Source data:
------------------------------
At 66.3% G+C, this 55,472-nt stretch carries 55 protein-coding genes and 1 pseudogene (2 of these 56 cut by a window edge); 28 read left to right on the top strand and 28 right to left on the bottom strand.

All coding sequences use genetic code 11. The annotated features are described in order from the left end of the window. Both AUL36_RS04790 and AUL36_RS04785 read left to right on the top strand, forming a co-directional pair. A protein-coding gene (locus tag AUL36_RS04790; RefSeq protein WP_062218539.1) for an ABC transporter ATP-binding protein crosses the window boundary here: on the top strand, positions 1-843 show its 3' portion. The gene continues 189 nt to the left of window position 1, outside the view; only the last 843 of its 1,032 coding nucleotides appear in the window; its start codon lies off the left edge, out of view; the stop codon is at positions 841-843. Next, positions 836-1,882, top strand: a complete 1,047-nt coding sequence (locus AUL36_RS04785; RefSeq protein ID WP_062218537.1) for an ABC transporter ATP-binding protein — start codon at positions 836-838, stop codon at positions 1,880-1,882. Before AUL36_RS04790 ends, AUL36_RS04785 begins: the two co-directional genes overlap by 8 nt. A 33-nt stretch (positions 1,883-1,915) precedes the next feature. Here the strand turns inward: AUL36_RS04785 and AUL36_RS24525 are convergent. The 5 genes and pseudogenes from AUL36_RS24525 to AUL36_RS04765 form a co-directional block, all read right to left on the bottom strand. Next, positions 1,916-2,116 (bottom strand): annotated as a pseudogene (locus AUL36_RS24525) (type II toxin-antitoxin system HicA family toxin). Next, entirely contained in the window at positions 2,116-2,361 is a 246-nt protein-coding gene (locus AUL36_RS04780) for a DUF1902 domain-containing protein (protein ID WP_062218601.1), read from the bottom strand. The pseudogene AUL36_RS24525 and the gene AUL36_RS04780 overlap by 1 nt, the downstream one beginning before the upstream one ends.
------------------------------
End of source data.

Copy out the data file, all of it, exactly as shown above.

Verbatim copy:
At 66.3% G+C, this 55,472-nt stretch carries 55 protein-coding genes and 1 pseudogene (2 of these 56 cut by a window edge); 28 read left to right on the top strand and 28 right to left on the bottom strand.

All coding sequences use genetic code 11. The annotated features are described in order from the left end of the window. Both AUL36_RS04790 and AUL36_RS04785 read left to right on the top strand, forming a co-directional pair. A protein-coding gene (locus tag AUL36_RS04790; RefSeq protein WP_062218539.1) for an ABC transporter ATP-binding protein crosses the window boundary here: on the top strand, positions 1-843 show its 3' portion. The gene continues 189 nt to the left of window position 1, outside the view; only the last 843 of its 1,032 coding nucleotides appear in the window; its start codon lies off the left edge, out of view; the stop codon is at positions 841-843. Next, positions 836-1,882, top strand: a complete 1,047-nt coding sequence (locus AUL36_RS04785; RefSeq protein ID WP_062218537.1) for an ABC transporter ATP-binding protein — start codon at positions 836-838, stop codon at positions 1,880-1,882. Before AUL36_RS04790 ends, AUL36_RS04785 begins: the two co-directional genes overlap by 8 nt. A 33-nt stretch (positions 1,883-1,915) precedes the next feature. Here the strand turns inward: AUL36_RS04785 and AUL36_RS24525 are convergent. The 5 genes and pseudogenes from AUL36_RS24525 to AUL36_RS04765 form a co-directional block, all read right to left on the bottom strand. Next, positions 1,916-2,116 (bottom strand): annotated as a pseudogene (locus AUL36_RS24525) (type II toxin-antitoxin system HicA family toxin). Next, entirely contained in the window at positions 2,116-2,361 is a 246-nt protein-coding gene (locus AUL36_RS04780) for a DUF1902 domain-containing protein (protein ID WP_062218601.1), read from the bottom strand. The pseudogene AUL36_RS24525 and the gene AUL36_RS04780 overlap by 1 nt, the downstream one beginning before the upstream one ends.